ESF’s ENDURING ATHLETE OF THE MONTH – FEBRUARY
By Pete Williams
ST. PETERSBURG – Charlie Futrell took a little longer to finish this morning’s Chilly Willy Duathlon at Fort DeSoto Park but perhaps that’s understandable.
After all, it’s a little more challenging to run 3.1 miles, bike 10, and run another 3.1 when you’re going to be 92 years old in August.
Futrell, who also competes in triathlon, is believed to be the oldest person ever to compete a multisport event, a record he adds to each time he races. Futrell, who lives near Orlando, is nine months older than John Taylor, a longtime rival who lives in Atlanta.
“Longtime” is a relative term since Futrell was in his late 50s when triathlon exploded into the sports world with Ironman in the late 1970s. Futrell raced his first triathlon at 65 and in 1992, at the age of 72, made his Ironman Kona debut, the first of six consecutive appearances.
He posted his best time (15:35:23) that year, finishing third in his age group to two guys who had won gold medals in swimming at the 1936 Olympics. He would have finished fourth were it not for a push at the end when he caught Norton Davey, who at 74 had been featured by media outlets for years as one of Ironman’s oldest competitors. (Davey died in 2003).
“I managed to catch him with 300 yards to go, right when you can start to hear all the crowd noise,” Futrell said. “Looking back, that’s been my most memorable accomplishment.”
There have been many others.
Futrell was a star baseball player at East Carolina Teachers College (now East Carolina University) from 1938-41 and is in the school’s Athletics Hall of Fame. During World War II, he served as a U.S. Air Force physical training instructor. After a brief stint playing minor league baseball, he began a long career in Maryland as a high school teacher who also coached baseball, basketball, football, and soccer. Among his students: a young Sylvester Stallone.
When it comes to longevity, Futrell has followed the proper game plan – and not just when it comes to physical activity. He’s remained active socially and in his community and was married for 62 years before his wife died from cancer three years ago.
Futrell maintains a constant weight of 152 despite only recently eliminating his evening ice cream ritual. He no longer drinks coffee and follows a healthy diet heavy on fruits. For years he’s gone to bed at 9:30 and risen at 7.
He recently added regular 45-minute spin classes to his routines, which include two to three hours of daily training. He averages one triathlon or duathlon a month during the season and runs 5Ks during the Florida winters.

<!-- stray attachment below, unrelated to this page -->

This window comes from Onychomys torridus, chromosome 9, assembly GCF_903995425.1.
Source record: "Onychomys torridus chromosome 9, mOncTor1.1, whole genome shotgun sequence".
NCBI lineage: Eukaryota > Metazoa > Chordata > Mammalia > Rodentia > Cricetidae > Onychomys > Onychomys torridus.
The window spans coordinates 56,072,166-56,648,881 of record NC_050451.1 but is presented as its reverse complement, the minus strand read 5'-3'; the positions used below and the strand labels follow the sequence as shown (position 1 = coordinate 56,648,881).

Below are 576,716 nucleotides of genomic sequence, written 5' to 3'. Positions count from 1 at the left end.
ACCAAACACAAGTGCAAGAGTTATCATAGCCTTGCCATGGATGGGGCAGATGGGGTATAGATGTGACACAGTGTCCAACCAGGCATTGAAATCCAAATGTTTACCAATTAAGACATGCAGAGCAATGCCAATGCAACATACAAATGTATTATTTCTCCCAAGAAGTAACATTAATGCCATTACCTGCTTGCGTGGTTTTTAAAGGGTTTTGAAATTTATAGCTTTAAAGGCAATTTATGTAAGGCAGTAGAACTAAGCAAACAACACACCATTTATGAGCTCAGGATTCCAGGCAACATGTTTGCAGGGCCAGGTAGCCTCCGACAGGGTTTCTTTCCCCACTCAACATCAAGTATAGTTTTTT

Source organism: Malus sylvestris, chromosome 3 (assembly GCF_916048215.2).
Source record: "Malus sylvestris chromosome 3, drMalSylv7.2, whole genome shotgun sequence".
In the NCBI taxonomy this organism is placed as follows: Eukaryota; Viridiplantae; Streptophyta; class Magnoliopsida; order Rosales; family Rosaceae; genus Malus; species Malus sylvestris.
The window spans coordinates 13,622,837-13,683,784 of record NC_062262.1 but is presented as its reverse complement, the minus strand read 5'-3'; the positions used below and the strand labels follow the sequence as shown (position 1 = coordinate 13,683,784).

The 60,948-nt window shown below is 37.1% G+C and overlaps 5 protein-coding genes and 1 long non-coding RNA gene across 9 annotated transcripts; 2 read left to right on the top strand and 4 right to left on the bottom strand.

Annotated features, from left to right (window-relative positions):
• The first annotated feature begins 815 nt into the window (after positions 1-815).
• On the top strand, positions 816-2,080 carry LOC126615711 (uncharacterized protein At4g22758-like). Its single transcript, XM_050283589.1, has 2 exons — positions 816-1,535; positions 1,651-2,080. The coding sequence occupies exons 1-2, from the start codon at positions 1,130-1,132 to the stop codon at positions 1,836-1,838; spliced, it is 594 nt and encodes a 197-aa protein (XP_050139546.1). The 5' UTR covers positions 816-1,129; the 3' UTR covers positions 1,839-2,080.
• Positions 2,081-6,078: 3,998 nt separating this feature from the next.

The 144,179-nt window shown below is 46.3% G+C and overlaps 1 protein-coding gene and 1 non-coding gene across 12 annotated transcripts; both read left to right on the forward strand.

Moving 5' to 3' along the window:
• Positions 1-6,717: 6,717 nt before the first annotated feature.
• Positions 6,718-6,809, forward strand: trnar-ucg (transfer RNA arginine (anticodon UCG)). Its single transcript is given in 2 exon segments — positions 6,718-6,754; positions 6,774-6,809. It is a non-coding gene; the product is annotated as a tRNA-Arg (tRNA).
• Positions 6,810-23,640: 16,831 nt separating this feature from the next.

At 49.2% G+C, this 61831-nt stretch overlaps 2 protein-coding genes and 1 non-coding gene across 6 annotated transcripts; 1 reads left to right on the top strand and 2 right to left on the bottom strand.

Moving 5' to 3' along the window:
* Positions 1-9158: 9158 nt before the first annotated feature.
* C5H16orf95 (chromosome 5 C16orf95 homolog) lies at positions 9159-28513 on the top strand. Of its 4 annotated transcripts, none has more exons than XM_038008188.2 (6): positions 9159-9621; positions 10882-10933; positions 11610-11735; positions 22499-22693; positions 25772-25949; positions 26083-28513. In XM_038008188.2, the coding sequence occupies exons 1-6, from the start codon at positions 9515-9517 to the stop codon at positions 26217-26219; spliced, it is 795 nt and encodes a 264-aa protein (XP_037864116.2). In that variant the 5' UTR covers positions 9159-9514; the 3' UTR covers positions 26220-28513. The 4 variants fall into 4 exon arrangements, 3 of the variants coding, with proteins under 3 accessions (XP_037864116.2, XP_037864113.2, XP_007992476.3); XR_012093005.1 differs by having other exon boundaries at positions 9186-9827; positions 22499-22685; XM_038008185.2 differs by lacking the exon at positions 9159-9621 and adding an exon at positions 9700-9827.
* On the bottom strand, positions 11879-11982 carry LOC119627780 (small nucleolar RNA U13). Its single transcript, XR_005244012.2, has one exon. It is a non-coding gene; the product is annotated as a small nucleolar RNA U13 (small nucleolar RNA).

“I’ve stuck to my routines, goals, and monitored my eating,” Futrell says. “I’ve been doing that for a lot of years and keeping that regular schedule is important.”
Futrell has a rotator cuff injury that forces him at times to flip over on his back during the swim and perform a modified backstroke during triathlons. Since he relies on prescription eyeglasses to see, he usually has a friend in a kayak guide him along the swim. Today a friend accompanied him throughout the Chilly Willy Duathlon.
As for regrets, Futrell says he wishes he had known 60 years ago the importance of taking care of his skin. He has been treated for skin cancer and sees a dermatologist regularly. Other than that, he’s a model of good health. Futrell is such a popular figure in Florida triathlon circles that a race director of youth triathlons in the Tampa Bay area invites him to attend events.
Futrell, whose accomplishments are chronicled at http://www.charliefutrell.com, shows up in race attire with 92 written on his calf. Parents jump at the opportunity to shoot a rear-calf photo of their children alongside him. (He’s “already” 92 since by USA Triathlon rules athletes race as the age they will turn in the calendar year.)
Futrell enjoys talking to groups, especially youngsters who inevitably ask how he can swim in Florida lakes when alligators could be present. He smiles and dodges the question, “They’ll never bother you unless you’re hungry,” he says.
“I always enjoy it when parents and grandparents of athletes tell me I’ve inspired them because of what I’m showing is possible at 90,” Futrell says. “I plan to keep competing for as long as my body will let me.”